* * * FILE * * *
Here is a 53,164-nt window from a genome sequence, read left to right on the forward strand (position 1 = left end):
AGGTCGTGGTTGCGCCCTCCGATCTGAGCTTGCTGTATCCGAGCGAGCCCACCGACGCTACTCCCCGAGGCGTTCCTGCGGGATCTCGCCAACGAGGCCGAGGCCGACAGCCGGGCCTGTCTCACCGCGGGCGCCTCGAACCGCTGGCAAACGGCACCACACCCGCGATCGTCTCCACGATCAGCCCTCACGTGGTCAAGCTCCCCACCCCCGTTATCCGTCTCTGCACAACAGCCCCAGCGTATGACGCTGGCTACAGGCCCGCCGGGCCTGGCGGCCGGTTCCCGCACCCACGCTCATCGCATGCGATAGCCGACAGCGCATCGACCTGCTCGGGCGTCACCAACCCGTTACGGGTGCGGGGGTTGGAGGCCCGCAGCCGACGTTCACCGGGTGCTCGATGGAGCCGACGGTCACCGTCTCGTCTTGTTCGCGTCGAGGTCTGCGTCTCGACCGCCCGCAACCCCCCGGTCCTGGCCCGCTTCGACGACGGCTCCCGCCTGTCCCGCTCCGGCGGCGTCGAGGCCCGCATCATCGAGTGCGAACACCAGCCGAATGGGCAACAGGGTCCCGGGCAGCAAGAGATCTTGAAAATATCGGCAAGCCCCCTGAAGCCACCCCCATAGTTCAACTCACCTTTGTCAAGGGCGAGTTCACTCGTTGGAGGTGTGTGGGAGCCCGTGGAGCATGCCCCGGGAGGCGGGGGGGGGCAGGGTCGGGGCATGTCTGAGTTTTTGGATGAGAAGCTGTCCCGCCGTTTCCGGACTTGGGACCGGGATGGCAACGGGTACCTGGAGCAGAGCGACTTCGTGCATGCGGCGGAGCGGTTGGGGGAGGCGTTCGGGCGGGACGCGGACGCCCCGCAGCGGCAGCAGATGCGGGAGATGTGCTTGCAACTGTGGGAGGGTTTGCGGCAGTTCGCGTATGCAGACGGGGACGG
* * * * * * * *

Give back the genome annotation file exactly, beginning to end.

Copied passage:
Here is a 53,164-nt window from a genome sequence, read left to right on the forward strand (position 1 = left end):
AGGTCGTGGTTGCGCCCTCCGATCTGAGCTTGCTGTATCCGAGCGAGCCCACCGACGCTACTCCCCGAGGCGTTCCTGCGGGATCTCGCCAACGAGGCCGAGGCCGACAGCCGGGCCTGTCTCACCGCGGGCGCCTCGAACCGCTGGCAAACGGCACCACACCCGCGATCGTCTCCACGATCAGCCCTCACGTGGTCAAGCTCCCCACCCCCGTTATCCGTCTCTGCACAACAGCCCCAGCGTATGACGCTGGCTACAGGCCCGCCGGGCCTGGCGGCCGGTTCCCGCACCCACGCTCATCGCATGCGATAGCCGACAGCGCATCGACCTGCTCGGGCGTCACCAACCCGTTACGGGTGCGGGGGTTGGAGGCCCGCAGCCGACGTTCACCGGGTGCTCGATGGAGCCGACGGTCACCGTCTCGTCTTGTTCGCGTCGAGGTCTGCGTCTCGACCGCCCGCAACCCCCCGGTCCTGGCCCGCTTCGACGACGGCTCCCGCCTGTCCCGCTCCGGCGGCGTCGAGGCCCGCATCATCGAGTGCGAACACCAGCCGAATGGGCAACAGGGTCCCGGGCAGCAAGAGATCTTGAAAATATCGGCAAGCCCCCTGAAGCCACCCCCATAGTTCAACTCACCTTTGTCAAGGGCGAGTTCACTCGTTGGAGGTGTGTGGGAGCCCGTGGAGCATGCCCCGGGAGGCGGGGGGGGGCAGGGTCGGGGCATGTCTGAGTTTTTGGATGAGAAGCTGTCCCGCCGTTTCCGGACTTGGGACCGGGATGGCAACGGGTACCTGGAGCAGAGCGACTTCGTGCATGCGGCGGAGCGGTTGGGGGAGGCGTTCGGGCGGGACGCGGACGCCCCGCAGCGGCAGCAGATGCGGGAGATGTGCTTGCAACTGTGGGAGGGTTTGCGGCAGTTCGCGTATGCAGACGGGGACGG